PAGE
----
Find a good female NP, have her listen to you, talk to her about everything. After almost 10 years of not getting heard by doctors, I happened to get an appointment with an NP for a sinus infection and liked her so much I've seen her for everything since. She has been a life saver. I have suffered for 7 years from head pain no one "find" any reason for; she has, and my head pain is under control without pain med. I have had leg cramps and back/flank pain for several months, come to find out I have several large kidney stones, my gallbladder was not working, and also severe degenerative disc disease in my lumbar spine (despite surgery 20 years ago). Got the kidney stones removed, gallbladder removed and am scheduled to see a neurosurgeon about the back. Instead of getting pain medication (which I almost became addicted to!) thrown at me by my current (non-listening) doctor, I now have a diagnosis and treatments. I have hope again, and because of her, I have trust in the medical profession again.
One of the other NP's I saw when mine was absent due to illness once actually told me the subject matter of a recent seminar she went to where was teaching the NP's to do what doctors do. Say things that MAKE the patient THINK they are listening to you, but get out of there as soon as possible. She couldn't believe it, I couldn't believe it. But then I realized with every MD I have seen over the last 10 years or so, it's like they are moving cattle through their offices. They don't listen anymore.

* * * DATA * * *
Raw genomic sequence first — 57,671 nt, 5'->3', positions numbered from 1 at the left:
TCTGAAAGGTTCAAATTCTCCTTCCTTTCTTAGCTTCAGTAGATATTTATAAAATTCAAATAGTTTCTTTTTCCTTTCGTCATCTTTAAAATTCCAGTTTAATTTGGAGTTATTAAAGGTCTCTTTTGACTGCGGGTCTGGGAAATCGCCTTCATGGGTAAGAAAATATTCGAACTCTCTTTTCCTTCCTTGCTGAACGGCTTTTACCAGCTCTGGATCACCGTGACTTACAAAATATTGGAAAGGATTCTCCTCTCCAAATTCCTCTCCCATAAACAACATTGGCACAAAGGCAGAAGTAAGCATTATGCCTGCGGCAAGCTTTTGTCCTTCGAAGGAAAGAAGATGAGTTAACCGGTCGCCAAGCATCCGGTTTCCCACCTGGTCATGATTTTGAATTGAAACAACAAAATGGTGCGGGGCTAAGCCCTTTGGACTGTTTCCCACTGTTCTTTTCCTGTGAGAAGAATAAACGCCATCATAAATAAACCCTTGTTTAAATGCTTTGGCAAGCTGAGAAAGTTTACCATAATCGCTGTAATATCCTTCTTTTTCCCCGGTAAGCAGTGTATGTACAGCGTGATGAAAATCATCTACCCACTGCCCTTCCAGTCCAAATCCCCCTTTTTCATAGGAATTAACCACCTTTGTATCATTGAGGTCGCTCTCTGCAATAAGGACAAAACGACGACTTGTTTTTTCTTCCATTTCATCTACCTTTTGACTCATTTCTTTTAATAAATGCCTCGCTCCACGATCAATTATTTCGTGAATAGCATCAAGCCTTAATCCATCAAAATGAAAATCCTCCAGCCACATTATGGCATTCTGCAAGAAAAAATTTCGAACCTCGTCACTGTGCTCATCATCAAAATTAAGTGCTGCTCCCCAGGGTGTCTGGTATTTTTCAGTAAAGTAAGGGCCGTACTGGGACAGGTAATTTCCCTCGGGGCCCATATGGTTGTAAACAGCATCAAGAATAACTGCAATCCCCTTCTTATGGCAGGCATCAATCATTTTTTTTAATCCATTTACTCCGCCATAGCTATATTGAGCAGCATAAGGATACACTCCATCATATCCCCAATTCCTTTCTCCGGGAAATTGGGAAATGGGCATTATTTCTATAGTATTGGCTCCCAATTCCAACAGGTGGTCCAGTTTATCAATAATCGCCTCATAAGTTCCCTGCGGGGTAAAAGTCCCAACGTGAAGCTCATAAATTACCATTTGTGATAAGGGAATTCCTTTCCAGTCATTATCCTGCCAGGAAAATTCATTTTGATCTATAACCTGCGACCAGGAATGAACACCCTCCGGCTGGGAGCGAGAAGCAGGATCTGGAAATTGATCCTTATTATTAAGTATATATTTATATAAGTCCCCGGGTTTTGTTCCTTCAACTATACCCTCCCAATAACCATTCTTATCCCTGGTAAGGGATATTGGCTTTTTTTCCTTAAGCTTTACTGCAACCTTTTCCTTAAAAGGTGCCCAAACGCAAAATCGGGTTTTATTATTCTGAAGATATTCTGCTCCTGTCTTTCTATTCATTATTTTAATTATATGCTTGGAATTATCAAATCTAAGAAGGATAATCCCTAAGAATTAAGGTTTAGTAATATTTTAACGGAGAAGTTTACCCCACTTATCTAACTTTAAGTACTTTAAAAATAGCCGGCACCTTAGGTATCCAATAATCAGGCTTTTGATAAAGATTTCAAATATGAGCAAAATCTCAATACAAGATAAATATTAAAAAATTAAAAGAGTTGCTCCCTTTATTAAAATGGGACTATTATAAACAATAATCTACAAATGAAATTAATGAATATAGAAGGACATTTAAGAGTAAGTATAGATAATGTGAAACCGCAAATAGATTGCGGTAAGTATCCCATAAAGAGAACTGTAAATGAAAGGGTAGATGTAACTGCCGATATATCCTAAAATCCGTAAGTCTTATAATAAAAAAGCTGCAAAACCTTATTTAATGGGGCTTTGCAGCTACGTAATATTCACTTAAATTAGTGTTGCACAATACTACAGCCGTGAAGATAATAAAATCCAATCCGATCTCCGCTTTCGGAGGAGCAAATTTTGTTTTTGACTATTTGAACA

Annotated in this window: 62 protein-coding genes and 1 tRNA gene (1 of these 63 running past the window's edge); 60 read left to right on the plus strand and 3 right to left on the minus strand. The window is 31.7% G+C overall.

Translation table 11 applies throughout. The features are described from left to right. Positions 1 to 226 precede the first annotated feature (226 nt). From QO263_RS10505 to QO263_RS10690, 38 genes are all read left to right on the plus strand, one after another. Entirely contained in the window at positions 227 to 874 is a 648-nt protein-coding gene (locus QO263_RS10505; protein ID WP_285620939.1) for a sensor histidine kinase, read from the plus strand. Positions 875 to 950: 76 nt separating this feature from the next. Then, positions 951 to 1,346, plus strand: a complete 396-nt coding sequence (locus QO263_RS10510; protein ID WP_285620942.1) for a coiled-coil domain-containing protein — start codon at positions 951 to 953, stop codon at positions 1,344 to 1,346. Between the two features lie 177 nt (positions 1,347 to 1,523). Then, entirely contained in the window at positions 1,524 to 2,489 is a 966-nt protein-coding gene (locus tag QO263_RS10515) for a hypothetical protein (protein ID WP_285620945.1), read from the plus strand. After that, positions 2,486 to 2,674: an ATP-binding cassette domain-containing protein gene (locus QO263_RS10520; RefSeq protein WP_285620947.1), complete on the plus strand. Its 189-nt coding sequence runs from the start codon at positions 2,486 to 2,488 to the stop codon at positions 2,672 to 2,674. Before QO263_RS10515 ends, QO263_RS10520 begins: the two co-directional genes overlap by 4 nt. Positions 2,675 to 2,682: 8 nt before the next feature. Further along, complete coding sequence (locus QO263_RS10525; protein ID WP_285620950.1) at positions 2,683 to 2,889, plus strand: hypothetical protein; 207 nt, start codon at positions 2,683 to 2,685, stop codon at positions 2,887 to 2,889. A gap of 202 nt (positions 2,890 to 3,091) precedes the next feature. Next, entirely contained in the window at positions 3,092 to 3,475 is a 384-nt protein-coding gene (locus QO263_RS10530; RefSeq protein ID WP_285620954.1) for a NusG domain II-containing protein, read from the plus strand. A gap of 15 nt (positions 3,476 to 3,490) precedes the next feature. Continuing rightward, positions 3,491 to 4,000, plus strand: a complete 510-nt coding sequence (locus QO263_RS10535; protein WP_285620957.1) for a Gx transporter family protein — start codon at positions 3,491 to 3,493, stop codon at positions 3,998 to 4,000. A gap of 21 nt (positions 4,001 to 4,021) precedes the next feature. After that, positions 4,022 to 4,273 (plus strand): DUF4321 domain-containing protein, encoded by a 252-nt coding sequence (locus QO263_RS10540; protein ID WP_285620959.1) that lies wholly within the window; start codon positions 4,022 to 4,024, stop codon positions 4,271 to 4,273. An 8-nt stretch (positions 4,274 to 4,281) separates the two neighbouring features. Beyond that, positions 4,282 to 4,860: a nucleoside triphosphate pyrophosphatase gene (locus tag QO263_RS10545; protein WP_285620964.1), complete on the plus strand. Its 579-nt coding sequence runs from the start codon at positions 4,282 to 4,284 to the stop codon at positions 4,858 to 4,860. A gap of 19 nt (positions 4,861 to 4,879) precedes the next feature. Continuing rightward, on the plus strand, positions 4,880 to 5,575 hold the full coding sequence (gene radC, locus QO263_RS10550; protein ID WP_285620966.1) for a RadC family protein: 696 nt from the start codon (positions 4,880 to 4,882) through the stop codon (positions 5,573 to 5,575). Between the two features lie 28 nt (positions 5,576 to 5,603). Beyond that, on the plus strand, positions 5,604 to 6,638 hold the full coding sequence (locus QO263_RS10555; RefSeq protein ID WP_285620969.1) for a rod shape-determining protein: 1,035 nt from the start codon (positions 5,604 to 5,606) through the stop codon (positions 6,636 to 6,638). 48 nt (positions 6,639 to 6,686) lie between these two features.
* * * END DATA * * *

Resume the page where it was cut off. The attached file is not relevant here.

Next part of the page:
As far as chronic pain, I know how consuming it can be. I pray A LOT, and use a heating pad A LOT. I walk it out; I do a lot of pacing. When it's in the middle of the night, I lay on a heating pad and I read to get my mind off it because it really can consume your thoughts. I hope you can find answers and relief.
Hi there. Pain is a complex multidimensional perception varying in quality, strength, duration, location and unpleasantness. The strength and unpleasantness is neither simply not directly related to the nature and extent of tissue damage. Pain experiences may range from inability to perceive it, regardless of the strength of stimulation, to the actual perception of pain. The perception of, expression of and reaction to pain are influenced by genetic, developmental, familial, psychological, social and cultural variables. Psychological factors like situational and emotional factors that exist when we experience pain can affect the strength of these perceptions greatly. Understanding, control and expectations can affect pain perceptions. So pain understanding requires both the understanding of the nociceptive system but also recognition and control of many environmental and psychological factors. Foremost you need a psychiatrist’s counseling to help you understand and deal with pain. Take care.